“Earth is here so kind, that just tickle her with a hoe and she laughs with a harvest.” ~Douglas William Jerrold, about Australia, A Land of Plenty
I love Beetroot.
So if you have landed here in pursuit of some even-handed commentary on the Beetroot, let me inform you that I will be lavishly biased in favour of this fantastic vegetable.
Beetroot just offers so much, and asks so little.
It is ridiculously easy to cultivate. I soak the little seed clusters in warm water before separating the seeds, direct sowing them in a bit of moistened earth. I’m a bit mean with my sowings, because I hate to thin seedlings. Space them 30cm apart and they will have plenty of room to grow.
I sow my Beetroot where I have previously planted my Broccoli, Cabbages, Beans or Peas. Don’t plant them with Asparagus or Corn, they won’t get along. Some guides say to keep them away from Carrots and Spinach, but I planted mine in a bed with with both and they all thrived.
Beetroot will grow almost year round in my part of the world, however, I don’t plant it over the summer as the dryness makes the beetroots woody and fibrous. I favour the Cylindria variety, which grows in more of a torpedo shape rather than the typical ball. This last Saturday, two linear metres of Beetroot sowings yielded over three kilos of good, healthy Beetroot.
You can also harvest the young tender leaves of the Beetroot, they are delicious in salads. Although, harvest too much, too frequently and the root development will suffer. The leaves taste like a cross between Spinach and Beetroot, not bitter at all. I love them in a simple salad with fetta, walnuts and a touch of balsamic with olive oil. Delicious.
Fresh Beetroot is also tasty mixed with raw juices (especially Apple and Carrot) or just grated into salads. I make a salad with raw Beetroot, Purple Cabbage, Green Apple dressed with Wholegrain Mustard, Apple Cider Vinegar and Avocado oil. It’s sweet, earthy and (dare I say it?) revoltingly good for you.
Beetroot and Chocolate Mudcake is to die for. The Beetroot keeps the cake moist, adding a complimentary earthyness to the chocolate sweetness. Having Beetroot in your Chocolate Cake also qualifies you for a guilt free second slice (because vegetables are so good for you!)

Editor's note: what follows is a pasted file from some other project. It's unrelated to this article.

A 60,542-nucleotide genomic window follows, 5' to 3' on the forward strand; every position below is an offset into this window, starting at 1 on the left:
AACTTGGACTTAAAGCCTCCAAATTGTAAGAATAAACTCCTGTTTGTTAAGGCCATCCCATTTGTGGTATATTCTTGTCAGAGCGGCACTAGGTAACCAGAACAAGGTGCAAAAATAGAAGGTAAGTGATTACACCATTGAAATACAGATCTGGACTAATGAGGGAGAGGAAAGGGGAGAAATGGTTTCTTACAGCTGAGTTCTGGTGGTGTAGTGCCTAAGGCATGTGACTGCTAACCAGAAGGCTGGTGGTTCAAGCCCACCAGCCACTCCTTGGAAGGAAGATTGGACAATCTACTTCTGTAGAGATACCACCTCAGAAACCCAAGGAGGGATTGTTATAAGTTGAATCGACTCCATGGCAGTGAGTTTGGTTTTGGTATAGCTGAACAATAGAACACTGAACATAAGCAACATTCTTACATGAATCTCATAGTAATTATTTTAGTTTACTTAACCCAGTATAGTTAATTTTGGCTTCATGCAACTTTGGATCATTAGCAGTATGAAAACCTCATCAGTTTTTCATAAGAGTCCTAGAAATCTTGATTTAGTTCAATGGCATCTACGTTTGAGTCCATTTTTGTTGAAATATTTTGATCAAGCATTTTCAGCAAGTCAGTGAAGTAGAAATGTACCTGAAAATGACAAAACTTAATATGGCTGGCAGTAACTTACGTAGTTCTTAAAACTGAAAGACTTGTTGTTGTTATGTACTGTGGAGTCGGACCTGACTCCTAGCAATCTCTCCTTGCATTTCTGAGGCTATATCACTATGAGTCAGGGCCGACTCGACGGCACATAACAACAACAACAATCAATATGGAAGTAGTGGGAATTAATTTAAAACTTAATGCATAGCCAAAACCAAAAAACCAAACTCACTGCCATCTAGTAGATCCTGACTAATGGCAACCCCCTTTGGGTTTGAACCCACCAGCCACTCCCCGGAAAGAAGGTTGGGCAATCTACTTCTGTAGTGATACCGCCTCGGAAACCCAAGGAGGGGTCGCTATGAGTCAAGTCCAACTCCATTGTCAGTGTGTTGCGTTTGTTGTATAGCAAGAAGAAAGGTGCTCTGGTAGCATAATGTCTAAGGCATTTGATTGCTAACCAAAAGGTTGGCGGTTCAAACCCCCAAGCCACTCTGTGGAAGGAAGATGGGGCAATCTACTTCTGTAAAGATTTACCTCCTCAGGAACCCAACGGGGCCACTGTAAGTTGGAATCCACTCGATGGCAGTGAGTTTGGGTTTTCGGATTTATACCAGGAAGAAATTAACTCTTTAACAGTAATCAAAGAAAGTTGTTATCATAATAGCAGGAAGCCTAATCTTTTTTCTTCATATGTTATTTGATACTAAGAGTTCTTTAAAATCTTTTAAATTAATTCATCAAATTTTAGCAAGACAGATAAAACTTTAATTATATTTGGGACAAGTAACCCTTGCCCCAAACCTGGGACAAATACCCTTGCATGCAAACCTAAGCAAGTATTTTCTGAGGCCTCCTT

If you have any experience at all with Beetroot, even just out of a tin, you know it leaves everything it touches an attractive shade of magenta. So when preparing it to eat, you might want to wear some protection (I’m talking about latex gloves) otherwise people will wonder why you have taken to rouge-ing your hands.
But my first-day-of-spring Beetroot harvest is destined for Beetroot Relish, so I can enjoy the flavour of Beetroot all year round. Coming into the warmer weather, this relish is great in a burger, a ploughman’s picnic or as a condiment to compliment barbecued meats.
First, I roasted my Beetroot whole and unpeeled. I spread them on a tray in an even-ish layer and just put them straight in, no oil or foil.
The larger beetroot took about an hour to roast through, and my three kilos took a few batches in the oven until they were all done. When cooked, I placed them into a large bowl, covered with foil to steam, then refrigerated them.
Two days later, as hail, rain and wind ravaged the garden, I was in the kitchen, preparing to make the relish, perfect preserving weather!
My three kilos of Beetroot equalled just over a kilo when peeled (wear protection!) The roasting intensifies the flavour and colour of the Beetroot, and I think it gives a superior relish result preparing it this way, rather than boiling or steaming it.
As I chopped the Beetroot into a smallish dice, I simmered 600ml of Apple Cider Vinegar with one Star Anise, a Bay leaf and a heaped teaspoon each of whole Cumin, Peppercorns and Chilli flakes in my large enamel crock with the lid on. My recipe also called for a few chopped Shallots, but I instead substituted about 5 chopped white Spring Onion stalks. Spring Onions grow like weeds in my veggie patch!
After about 10 minutes of simmering the vinegar mix, I pulled out the Star Anise (to prevent the whole batch tasting like licorice) and added 450g of raw sugar and the chopped Beetroot to the pot. Then bring the pot to a rolling boil for 5 minutes. Then reduce the heat to a low simmer for 45 minutes. Keep an eye on your relish, you dont want it boiling over or sticking to the bottom. An occasional stir will take care of that.
When done, it should be fragrant, glossy, jewel-like and almost irrestistable.
Spoon the hot relish into prepared, sterilised jars and set aside in a pantry for a month to let the flavours blend.
I could not wait that long. It was tasty straight from the pot!
This season, I am getting a little more adventurous. I have Burpee’s Golden, Sugarbeet, Mini Beetroot and of course, my favourite Cylindria variety destined for the dirt.
What’s your favourite Beetroot? Any recommendations?